The going price for babies on the Internet is as much as US$15,000, according to this CNN story. Unicef reckons that the international trade in human babies is worth as much as US$25 million a year, with some parents prepared to pay as much as US$20,000 to secure a choice specimen of babyhood.
Puppies can be had for free from your local pound. Even if you want to buy a purebred puppy from a reputable breeder, you'll probably pay no more than a few hundred bucks.
One of the most fun things about choosing a dog is that you get to choose between hundreds of breeds, each with its own physical characteristics and temperament. If you want a baby that's not the exact same breed as you are, the best you can do is crossbreed and make a mongrel in the process.
Similarly, with babies you're stuck with the questionable contents of your own gene pool. Any registered dog breeder can provide you with comprehensive, verifiable information about your puppy's family history. You may be a bitser but your dog doesn't have to be.
Women: you don't have to kiss your youthful figure goodbye just because you need to hear the pitter-patter of tiny feet around your home (extra bonus: you get twice as many tiny feet). You also won't have to endure morning sickness, midnight cravings, post-natal depression or hours of painful labour. You will not visibly lactate every time a dog barks in your neighbourhood, either.
You will never have to change your puppy's nappies. With careful housetraining, an eight-week-old puppy can be taught to go out back in a week. True, they'll never learn to use the toilet, but imagine how easy parenthood would be if human babies could be taught to crawl through a flap in the door and shit in the yard?
You also don't have to buy a puppy the latest clothes, music, or video games. Apart from a little obedience training, there are few educational costs associated with dog ownership. Your puppy will never ask to borrow the keys to your car, and will never call you in the middle of the night to tell you they've wrecked it. A puppy will not insist on playing heavy metal music at an ear-shattering volume in your house, nor spend it's entire adolescence on the telephone while you are expecting an important call.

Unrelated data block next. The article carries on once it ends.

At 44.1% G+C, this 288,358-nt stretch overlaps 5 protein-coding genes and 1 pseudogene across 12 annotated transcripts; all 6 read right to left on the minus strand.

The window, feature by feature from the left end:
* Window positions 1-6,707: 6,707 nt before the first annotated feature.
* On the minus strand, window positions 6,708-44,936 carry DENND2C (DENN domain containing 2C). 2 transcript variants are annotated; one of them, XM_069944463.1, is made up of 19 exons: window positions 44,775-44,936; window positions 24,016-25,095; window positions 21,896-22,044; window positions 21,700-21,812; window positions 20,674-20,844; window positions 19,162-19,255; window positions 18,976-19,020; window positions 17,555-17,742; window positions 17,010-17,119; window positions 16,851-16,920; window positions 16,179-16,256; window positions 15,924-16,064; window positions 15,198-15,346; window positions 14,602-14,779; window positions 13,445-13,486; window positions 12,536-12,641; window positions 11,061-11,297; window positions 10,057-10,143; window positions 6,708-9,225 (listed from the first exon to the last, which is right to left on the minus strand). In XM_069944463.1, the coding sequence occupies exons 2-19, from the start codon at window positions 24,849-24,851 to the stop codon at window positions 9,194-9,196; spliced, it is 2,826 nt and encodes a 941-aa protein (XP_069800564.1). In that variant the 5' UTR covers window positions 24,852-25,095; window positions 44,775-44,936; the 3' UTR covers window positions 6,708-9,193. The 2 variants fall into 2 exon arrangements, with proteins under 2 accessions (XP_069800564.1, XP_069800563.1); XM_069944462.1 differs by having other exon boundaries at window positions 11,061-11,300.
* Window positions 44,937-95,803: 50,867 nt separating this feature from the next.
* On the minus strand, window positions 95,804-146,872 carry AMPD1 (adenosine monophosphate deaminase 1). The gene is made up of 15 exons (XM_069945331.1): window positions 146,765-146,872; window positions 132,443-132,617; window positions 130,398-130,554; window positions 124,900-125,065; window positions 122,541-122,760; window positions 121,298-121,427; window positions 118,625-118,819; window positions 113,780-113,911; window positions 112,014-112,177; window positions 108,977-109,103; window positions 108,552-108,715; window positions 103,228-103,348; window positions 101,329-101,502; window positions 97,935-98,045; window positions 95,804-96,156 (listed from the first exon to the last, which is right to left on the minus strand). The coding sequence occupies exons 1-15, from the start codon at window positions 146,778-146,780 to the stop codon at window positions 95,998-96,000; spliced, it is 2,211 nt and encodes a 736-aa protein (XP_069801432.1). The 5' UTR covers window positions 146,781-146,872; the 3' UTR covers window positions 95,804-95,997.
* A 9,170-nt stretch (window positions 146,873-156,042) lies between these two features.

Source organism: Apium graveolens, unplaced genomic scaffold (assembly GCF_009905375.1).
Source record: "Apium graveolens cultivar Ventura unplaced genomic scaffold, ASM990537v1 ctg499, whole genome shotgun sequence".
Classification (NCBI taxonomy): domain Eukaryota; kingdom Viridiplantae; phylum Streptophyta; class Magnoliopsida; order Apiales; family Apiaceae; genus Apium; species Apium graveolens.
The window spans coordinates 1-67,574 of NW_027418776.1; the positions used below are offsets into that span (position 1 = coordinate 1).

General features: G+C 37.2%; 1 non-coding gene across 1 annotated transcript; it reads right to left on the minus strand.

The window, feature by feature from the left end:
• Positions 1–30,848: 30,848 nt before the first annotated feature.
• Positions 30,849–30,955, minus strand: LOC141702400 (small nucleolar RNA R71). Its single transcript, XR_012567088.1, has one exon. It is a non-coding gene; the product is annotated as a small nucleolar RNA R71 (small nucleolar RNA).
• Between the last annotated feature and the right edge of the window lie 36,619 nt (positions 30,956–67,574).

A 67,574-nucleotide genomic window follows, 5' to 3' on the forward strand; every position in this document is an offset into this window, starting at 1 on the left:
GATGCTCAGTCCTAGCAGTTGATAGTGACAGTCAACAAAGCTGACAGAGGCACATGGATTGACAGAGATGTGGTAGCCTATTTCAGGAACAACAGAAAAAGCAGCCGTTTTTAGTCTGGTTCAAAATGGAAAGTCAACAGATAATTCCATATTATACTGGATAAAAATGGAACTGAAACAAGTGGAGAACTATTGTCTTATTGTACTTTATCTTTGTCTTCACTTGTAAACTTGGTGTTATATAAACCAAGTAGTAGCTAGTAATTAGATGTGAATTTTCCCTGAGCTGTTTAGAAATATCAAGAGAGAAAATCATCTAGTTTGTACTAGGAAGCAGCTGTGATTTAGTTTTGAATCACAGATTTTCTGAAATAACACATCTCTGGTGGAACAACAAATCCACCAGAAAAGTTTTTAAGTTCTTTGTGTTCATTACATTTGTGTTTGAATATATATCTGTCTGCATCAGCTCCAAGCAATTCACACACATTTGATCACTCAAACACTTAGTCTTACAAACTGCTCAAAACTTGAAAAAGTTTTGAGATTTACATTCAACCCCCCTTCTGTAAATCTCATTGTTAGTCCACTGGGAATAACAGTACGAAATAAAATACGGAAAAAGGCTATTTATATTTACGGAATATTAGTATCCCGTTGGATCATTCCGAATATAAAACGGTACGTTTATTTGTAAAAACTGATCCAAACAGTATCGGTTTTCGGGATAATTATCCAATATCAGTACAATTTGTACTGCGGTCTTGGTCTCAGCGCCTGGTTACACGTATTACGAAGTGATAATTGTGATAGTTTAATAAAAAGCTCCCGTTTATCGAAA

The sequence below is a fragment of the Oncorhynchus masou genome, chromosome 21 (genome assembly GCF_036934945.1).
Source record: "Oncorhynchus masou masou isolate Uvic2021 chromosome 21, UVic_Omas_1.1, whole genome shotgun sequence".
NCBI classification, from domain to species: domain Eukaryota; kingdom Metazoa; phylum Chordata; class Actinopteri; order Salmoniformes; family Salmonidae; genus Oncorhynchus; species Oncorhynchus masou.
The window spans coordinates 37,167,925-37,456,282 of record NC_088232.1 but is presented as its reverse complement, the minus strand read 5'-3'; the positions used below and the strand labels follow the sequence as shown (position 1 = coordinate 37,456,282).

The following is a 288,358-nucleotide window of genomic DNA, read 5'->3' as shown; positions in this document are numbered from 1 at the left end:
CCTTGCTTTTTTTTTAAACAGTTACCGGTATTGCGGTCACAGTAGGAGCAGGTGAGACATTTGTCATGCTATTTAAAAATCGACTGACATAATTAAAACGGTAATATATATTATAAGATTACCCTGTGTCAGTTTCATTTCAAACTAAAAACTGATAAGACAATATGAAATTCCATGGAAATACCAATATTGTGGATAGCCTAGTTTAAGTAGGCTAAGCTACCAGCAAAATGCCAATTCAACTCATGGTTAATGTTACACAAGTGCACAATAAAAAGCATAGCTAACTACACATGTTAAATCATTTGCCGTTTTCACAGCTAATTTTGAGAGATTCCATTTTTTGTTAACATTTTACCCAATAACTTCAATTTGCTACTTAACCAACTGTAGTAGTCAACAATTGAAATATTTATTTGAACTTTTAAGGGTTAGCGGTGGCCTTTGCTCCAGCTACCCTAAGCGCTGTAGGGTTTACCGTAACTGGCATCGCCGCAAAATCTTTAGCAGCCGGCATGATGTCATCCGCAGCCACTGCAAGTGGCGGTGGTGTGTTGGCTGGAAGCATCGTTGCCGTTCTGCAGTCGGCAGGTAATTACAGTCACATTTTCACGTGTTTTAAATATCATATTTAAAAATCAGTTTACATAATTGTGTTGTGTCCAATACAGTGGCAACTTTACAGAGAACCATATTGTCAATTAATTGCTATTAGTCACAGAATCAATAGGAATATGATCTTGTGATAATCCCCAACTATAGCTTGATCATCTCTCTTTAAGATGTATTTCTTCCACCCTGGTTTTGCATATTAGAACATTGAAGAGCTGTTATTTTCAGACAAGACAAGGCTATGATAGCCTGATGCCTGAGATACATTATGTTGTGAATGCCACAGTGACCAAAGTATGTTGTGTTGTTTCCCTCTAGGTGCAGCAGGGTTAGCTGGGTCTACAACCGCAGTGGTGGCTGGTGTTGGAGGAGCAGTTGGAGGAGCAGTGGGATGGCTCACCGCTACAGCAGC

After a lifetime of gently introducing puppy to progressive ideas and paying for a university education, a puppy will not repay you by joining the Liberal Party and becoming a real-estate agent.
Parents of teenage children will immediately understand the attraction. Just imagine how easily you'd sleep tonight would be if young Jason or Britney had had their gonads removed when they were six months old.
You can also have your puppy microchipped, and force it to wear a collar tag listing its name, address and your phone number, so that it can be immediately returned to you should it stray.
Which, when you think about it, is about the point at which most parents begin to really regret having kids. Even if you grow tired of little Rover, there's no shame in putting him up for adoption after a few years trial run. Children, however, tend to harbour grievances against their parents if they do this.
Chances are, you will outlive your dog. You will get to see it grow from a gangly puppy into a responsible, protective adult, you will nurse it through its senescence and it will pass away loving you as much as it did the day you brought it home. You don't get this kind of closure with kids.
You can also get drunk and take drugs while they're around, forget to feed them every now and again, let them go months at a time without a bath, tie them up in the street while you go shopping, and leave them alone and unsupervised from an early age ... all without attracting the attention of the social services. Dogs won't discuss intimate details of your life with other dogs, and even if they do the other dogs won't be able to tell their humans what a pig you are.
Your dog will never call you names, resent that you don't make as much money as their friends' parents, or put you in a retirement home. Your dog will accept discipline when you give it, and will learn from its mistakes.
Puppies have long memories when it comes to important things, like: it's not OK to go through the garbage, no matter how good it smells; but very short memories for unimportant things like: I was just going through the garbage and that bitch/bastard yelled at me. Human children are the exact reverse.